Friday, January 15, 2016

Refactoring in Swift - Replace method with method object

Let's continue with the same game as in Explaining Variable refactoring method.

We still have the two ships, each of them defined as a rectangle (CGRect) but today they start shooting at each other.

So other than the ships we have two projectiles, also defined as rectangles.

We also have a number of functions to manage the game.



class Game {
    var myShipFrame = CGRect(x: 0, y: 0, width: 100, height: 100)
    var myProjectileFrame = CGRect(x: 0, y: 0, width: 10, height: 2)
    
    var enemyShipFrame = CGRect(x: 50, y: 50, width: 100, height: 100)
    var enemyProjectileFrame = CGRect(x: 50, y: 50, width: 10, height: 2)
    
    func checkShipsCollided(myShipFrame:CGRect, enemyShipFrame:CGRect) -> Bool {
        //some calculations
        return true //or false
    }
    
    func checkShipIsDestroyed(shipFrame:CGRect, projectileFrame:CGRect) -> Bool {
        //some calculations
        return true //or false
    }
    
    func moveItemsOnTheScreen(){
        //move the ships and projectiles
        //...
    }
    
    func playGame() {
        if checkShipsCollided(myShipFrame, enemyShipFrame: enemyShipFrame) {
            print("End of game")
        } else if checkShipIsDestroyed(myShipFrame, projectileFrame: enemyProjectileFrame) {
            print("Enemy wins")
        } else if checkShipIsDestroyed(enemyShipFrame, projectileFrame: myProjectileFrame) {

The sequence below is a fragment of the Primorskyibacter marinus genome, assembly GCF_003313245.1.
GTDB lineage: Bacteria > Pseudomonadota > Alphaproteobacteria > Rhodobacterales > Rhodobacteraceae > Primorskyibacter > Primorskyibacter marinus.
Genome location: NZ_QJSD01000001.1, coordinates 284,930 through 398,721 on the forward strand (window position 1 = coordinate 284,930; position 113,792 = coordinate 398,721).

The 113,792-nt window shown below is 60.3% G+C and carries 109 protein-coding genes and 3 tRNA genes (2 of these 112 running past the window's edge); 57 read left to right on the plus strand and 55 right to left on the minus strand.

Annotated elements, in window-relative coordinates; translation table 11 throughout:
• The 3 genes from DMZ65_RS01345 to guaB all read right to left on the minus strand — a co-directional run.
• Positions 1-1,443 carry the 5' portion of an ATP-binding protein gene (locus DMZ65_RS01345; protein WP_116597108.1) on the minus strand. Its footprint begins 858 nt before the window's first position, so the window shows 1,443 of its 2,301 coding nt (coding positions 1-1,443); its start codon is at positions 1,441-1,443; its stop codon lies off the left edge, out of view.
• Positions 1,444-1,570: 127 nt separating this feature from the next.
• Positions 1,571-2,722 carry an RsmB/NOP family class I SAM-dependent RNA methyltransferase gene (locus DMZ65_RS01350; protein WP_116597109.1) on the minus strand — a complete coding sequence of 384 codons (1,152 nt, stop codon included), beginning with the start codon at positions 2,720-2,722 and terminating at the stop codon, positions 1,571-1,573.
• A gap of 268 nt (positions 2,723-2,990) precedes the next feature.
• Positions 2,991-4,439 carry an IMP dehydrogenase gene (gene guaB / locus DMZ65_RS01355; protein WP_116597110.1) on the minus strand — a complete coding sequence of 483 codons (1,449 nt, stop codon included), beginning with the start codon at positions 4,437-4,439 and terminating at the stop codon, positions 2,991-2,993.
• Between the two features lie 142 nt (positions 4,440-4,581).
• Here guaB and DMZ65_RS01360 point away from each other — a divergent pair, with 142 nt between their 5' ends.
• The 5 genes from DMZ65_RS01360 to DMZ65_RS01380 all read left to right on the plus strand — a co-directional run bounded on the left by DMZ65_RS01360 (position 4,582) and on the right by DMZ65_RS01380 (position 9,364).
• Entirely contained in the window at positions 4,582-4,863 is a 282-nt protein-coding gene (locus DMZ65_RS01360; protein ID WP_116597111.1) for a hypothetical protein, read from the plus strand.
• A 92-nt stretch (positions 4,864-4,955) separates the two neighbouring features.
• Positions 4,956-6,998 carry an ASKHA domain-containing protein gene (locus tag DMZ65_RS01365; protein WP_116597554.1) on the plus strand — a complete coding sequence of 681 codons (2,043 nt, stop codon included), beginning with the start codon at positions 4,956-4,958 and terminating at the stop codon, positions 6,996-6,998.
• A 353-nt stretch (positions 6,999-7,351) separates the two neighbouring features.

print("I win")
        } else {
            moveItemsOnTheScreen();
        }
    }
}

Now imagine that each of these functions have 100 lines. 

It is obvious this will be a huge class. If you look carefully, the two functions (checkShipsCollided and checkShipIsDestroyed) are totally independent of the Game class.

So we can move them somewhere else, for example to a GameUtils class:

class GameUtils {
    static func checkShipsCollided(myShipFrame:CGRect, enemyShipFrame:CGRect) -> Bool {
        //some calculations
        return true //or false
    }
    
    static func checkShipIsDestroyed(shipFrame:CGRect, projectileFrame:CGRect) -> Bool {
        //some calculations
        return true //or false
    }
}

In this case, our Game class is simpler and 200 lines shorter:

class Game {
    var myShipFrame = CGRect(x: 0, y: 0, width: 100, height: 100)
    var myProjectileFrame = CGRect(x: 0, y: 0, width: 10, height: 2)
    
    var enemyShipFrame = CGRect(x: 50, y: 50, width: 100, height: 100)
    var enemyProjectileFrame = CGRect(x: 50, y: 50, width: 10, height: 2)
    
    
    func moveItemsOnTheScreen(){
        //move the ships and projectiles
        //...
    }
    
    func playGame() {
        if GameUtils.checkShipsCollided(myShipFrame, enemyShipFrame: enemyShipFrame) {
            print("End of game")
        } else if GameUtils.checkShipIsDestroyed(myShipFrame, projectileFrame: enemyProjectileFrame) {
            print("Enemy wins")
        } else if GameUtils.checkShipIsDestroyed(enemyShipFrame, projectileFrame: myProjectileFrame) {
            print("I win")
        } else {
            moveItemsOnTheScreen();
        }
    }
}

As a rule, one class as well as one function should do just one thing. This is called Single responsibility principle

Using this type of refactoring, we can be sure our code is following this principle and they are as small as possible.

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